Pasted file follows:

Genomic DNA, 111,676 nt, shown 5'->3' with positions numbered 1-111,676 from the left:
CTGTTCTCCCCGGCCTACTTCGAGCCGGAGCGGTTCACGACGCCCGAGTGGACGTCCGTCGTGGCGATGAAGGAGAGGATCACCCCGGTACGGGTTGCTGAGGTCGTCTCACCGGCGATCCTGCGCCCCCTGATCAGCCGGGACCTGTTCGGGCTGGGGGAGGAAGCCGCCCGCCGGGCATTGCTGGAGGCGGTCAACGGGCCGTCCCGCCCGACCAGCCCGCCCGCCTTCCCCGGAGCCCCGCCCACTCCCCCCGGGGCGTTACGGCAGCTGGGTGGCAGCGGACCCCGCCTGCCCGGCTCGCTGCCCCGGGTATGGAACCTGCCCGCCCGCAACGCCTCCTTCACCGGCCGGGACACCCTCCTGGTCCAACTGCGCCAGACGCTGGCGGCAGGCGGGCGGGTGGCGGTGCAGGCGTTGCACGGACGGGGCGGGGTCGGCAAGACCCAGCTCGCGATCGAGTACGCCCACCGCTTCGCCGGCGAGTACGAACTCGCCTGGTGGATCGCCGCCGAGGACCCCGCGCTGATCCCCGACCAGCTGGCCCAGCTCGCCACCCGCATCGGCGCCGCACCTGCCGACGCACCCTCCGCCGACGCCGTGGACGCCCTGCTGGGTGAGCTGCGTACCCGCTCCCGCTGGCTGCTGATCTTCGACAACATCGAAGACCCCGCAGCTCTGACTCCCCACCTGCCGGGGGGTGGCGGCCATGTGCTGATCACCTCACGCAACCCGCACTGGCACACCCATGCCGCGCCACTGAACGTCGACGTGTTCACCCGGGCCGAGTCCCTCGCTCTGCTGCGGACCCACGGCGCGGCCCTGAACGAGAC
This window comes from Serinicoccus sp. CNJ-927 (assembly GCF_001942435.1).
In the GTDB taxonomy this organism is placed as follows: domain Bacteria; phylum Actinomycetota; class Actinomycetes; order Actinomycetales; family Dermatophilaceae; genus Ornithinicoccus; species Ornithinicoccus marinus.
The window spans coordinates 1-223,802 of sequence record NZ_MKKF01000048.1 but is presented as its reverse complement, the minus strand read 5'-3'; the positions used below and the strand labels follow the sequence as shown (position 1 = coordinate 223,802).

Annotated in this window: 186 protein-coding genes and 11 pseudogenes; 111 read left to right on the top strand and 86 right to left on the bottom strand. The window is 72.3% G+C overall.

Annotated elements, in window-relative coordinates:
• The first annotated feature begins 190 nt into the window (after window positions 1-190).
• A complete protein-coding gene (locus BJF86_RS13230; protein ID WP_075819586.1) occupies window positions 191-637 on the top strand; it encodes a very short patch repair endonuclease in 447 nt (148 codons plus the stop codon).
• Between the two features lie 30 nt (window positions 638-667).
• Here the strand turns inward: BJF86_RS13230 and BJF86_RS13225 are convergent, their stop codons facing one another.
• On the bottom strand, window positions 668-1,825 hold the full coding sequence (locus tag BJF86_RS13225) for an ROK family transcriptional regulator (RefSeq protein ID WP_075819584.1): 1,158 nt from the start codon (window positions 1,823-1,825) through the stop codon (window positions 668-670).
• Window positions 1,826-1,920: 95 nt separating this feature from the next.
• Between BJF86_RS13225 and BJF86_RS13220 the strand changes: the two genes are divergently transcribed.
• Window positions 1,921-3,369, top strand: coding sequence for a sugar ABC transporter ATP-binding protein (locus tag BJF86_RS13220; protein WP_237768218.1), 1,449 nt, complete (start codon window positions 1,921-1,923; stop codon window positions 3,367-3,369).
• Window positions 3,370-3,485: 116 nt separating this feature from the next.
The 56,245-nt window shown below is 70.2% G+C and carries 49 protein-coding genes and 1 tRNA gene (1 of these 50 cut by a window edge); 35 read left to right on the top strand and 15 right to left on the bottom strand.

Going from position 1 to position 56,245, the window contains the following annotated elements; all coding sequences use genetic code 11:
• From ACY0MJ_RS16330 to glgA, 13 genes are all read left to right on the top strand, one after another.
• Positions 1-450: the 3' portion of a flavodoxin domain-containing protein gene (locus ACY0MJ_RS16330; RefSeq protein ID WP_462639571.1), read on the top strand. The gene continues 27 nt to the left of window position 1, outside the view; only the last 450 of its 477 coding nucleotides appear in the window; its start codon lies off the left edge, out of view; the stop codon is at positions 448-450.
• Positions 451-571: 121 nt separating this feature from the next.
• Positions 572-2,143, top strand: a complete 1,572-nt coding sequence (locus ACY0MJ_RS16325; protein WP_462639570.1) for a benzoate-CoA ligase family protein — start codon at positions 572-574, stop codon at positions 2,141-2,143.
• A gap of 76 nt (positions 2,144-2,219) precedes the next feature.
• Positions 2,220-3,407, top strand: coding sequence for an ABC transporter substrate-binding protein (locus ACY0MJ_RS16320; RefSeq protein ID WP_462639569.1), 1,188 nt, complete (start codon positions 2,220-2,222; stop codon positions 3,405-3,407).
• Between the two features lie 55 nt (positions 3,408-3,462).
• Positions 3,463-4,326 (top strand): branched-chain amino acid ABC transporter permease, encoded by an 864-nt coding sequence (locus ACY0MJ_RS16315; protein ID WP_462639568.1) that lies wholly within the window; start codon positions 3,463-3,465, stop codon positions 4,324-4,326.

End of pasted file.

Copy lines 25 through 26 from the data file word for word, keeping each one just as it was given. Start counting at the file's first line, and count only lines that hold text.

• Between the two features lie 55 nt (positions 3,408-3,462).
• Positions 3,463-4,326 (top strand): branched-chain amino acid ABC transporter permease, encoded by an 864-nt coding sequence (locus ACY0MJ_RS16315; protein ID WP_462639568.1) that lies wholly within the window; start codon positions 3,463-3,465, stop codon positions 4,324-4,326.